AS: How was your first experience as a director?

PS: After I directed ILA I had a lot more appreciation for directors in general. Having seen both sides, you realise how as an actor you are sometimes so self-consumed. So I think it was a part of widening the whole experience and learning from it.

AS: As a director, gender and humour have been recurring themes in your plays. Could you elaborate on that?

PS: When Sheena and I decide on a production or creation we go with what excites us. ILA happened because we found the story exciting and the angle about local trains, intriguing. The ladies compartment in the Mumbai local trains becomes a general one between 11 pm and 5 am. This was a driving factor. It was not because we decided "hey, let's talk about gender". With each play it's been different triggers. We want to have fun in theatre and humour for me is a more approachable, and a more engaging way to talk. It's the kind of people Sheena and I are - we love humour. It makes it easier for people to grasp things and be open to them. In THE GENTLEMEN'S CLUB even though the play is funny overall, there are moments where there is sudden emotion. So yes, humour just helps you talk about things in a more accessible way - in a way people are willing to listen.

AS: What is a typical rehearsal day like?

PS: There is no typical rehearsal day; it keeps changing. But the typical elements of our rehearsal would be a physical warm-up and playing. We hit the floor.

AS: How do you start work on a new play?

PS: We don't have a fixed process. It changes. So with FLY BY NIGHT, Sheena shared an article she read in The Times Magazine with me. Rachael D'Souza, another close collaborator also read it and brought it up a few months later. We had Aakash (Mohimen) help us write alongside Rachael. So there would be days where you'd just get a piece of text and you work with that. On the other hand with ILA, I was still discovering the story and somehow instinctively decided to merge it with the local train compartment. ILA went through a lot of improvisation before we put it together in a structure. There is no fixed process. Every show is a surprise.

AS: How much time do you spend on the rehearsal floor?

PS: Just before the opening it would be one and a half months at a stretch. But even before that we'd do workshops. So over a couple of months I'd say.

AS: When in your opinion is your play a success?

PS: I think it's successful when after the play there is an increase in the curiosity of the audience as well as everybody who is a part of the play. We try not to get preachy. We did THE GENTLEMEN'S CLUB because we were curious about gender. Curious about the fact that there is a spectrum. At the end of the day, who are we to give gyaan, or to say - we've figured it out. It's all about sharing curiosity.

AS: Who are the people you turn to for pre-show feedback?

PS: We keep calling friends to rehearsals just before the opening. But feedback is only useful if it's from those who understand what we're trying to do and can help us get that.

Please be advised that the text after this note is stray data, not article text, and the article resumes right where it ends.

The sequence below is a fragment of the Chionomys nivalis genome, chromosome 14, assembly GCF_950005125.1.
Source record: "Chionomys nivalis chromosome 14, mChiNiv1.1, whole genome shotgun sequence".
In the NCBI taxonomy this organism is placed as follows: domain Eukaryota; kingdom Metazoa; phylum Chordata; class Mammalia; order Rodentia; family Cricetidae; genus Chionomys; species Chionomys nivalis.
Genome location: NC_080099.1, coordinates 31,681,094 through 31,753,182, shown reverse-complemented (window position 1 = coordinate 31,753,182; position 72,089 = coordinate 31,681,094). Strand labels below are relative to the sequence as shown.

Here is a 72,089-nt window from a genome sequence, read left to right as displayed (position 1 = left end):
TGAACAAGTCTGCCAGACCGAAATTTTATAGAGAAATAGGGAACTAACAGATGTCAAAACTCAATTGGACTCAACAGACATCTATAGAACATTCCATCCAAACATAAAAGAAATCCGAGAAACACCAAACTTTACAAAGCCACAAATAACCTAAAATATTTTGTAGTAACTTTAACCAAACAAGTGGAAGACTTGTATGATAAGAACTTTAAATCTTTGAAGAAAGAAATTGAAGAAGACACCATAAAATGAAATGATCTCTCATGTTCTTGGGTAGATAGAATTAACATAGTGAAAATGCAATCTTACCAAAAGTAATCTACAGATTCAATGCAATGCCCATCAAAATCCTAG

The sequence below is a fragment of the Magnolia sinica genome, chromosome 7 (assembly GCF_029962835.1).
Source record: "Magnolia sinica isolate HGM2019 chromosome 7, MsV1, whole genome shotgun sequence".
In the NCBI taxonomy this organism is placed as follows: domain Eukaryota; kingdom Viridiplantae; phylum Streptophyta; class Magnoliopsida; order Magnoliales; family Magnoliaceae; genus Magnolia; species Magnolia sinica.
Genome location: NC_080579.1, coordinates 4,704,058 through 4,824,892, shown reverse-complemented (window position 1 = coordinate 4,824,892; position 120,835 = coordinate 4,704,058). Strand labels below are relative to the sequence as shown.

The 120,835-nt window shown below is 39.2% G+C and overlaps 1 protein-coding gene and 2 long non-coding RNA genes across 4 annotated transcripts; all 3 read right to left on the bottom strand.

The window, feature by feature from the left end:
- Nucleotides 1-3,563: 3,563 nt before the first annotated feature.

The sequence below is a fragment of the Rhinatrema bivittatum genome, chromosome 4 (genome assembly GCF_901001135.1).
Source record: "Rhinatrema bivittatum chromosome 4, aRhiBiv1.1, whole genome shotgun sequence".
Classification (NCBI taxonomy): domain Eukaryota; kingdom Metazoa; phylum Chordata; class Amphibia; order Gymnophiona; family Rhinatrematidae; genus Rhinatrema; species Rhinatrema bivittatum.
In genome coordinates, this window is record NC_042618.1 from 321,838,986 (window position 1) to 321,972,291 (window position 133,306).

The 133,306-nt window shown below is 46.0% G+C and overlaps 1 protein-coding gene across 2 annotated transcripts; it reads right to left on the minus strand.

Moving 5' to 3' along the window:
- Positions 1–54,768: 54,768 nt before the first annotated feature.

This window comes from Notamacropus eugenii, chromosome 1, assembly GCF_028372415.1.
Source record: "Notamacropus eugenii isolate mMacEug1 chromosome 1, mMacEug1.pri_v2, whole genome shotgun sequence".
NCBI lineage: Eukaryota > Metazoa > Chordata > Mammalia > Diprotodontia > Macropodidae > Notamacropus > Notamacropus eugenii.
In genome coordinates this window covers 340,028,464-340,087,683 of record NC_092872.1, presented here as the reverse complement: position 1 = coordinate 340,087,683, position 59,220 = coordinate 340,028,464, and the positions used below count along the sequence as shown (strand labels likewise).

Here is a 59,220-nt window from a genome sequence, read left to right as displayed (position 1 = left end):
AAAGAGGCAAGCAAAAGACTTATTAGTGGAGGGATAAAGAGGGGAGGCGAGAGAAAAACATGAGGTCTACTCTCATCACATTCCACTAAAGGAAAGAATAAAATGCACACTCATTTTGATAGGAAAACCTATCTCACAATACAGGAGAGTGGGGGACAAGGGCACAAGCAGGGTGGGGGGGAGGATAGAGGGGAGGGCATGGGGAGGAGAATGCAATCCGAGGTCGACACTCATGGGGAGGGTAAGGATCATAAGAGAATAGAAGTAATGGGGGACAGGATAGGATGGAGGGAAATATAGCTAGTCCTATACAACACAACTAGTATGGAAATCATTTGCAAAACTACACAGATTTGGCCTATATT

AS: What do you like doing in your free time?

PS: Moving... Watching Netflix. But more than anything else I like taking theatre to non-theatre people through workshops. Both Sheena and I fundamentally believe that everyone is a storyteller. You just have to find your style and the story you want to tell. So we're really happy when non-performers come to our workshop.

AS: Your ritual on the day of a big show?

PS: It's stressful. My co-collaborator Sheena becomes the High Priestess (laughs). We gather around in a circle, we pray, we thank a lot of people – that's the ritual just before the show.

AS: What kind of reception do you anticipate for a premiere show?

PS: Of course there is nervousness before the show. Like for THE GENTLEMEN'S CLUB - we had no idea how it would be received. But we got such an overwhelmingly positive and gorgeous response. With every new play, I say "This is the hardest one we've done so far" and Sheena says "No. We say that for every play."

AS: How important is the audience feedback?

PS: We take audience feedback really seriously. People often come and talk to us backstage. But feedback starts during the show itself. You can sense whether the audience is with you or not, whether they are listening or not. You sense their engagement.

AS: Your biggest life learnings.

PS: Emotions are energy and you got to ride them. That's one. When creating something, pick something you are excited by and curious about - that is crucial. You don't want to be stuck in a process where the material doesn't excite you because it's going to be hard anyway (laughs).

AS: What's next for you?

PS: I recently opened HELLO FARMAISH directed by Yuki Ellias. We've also had a lovely residency at Tamaasha Studio. So that's what cooking. Other than that there will be a new production. One of the themes we are looking at is grief or mourning, but we're taking our time with it.

*Ayushi Shah has a Bachelors Degree in Mass Media with a Major in Journalism. She has worked in various media and in public relations. She enjoys theatre and has acted in and directed inter-college festival plays.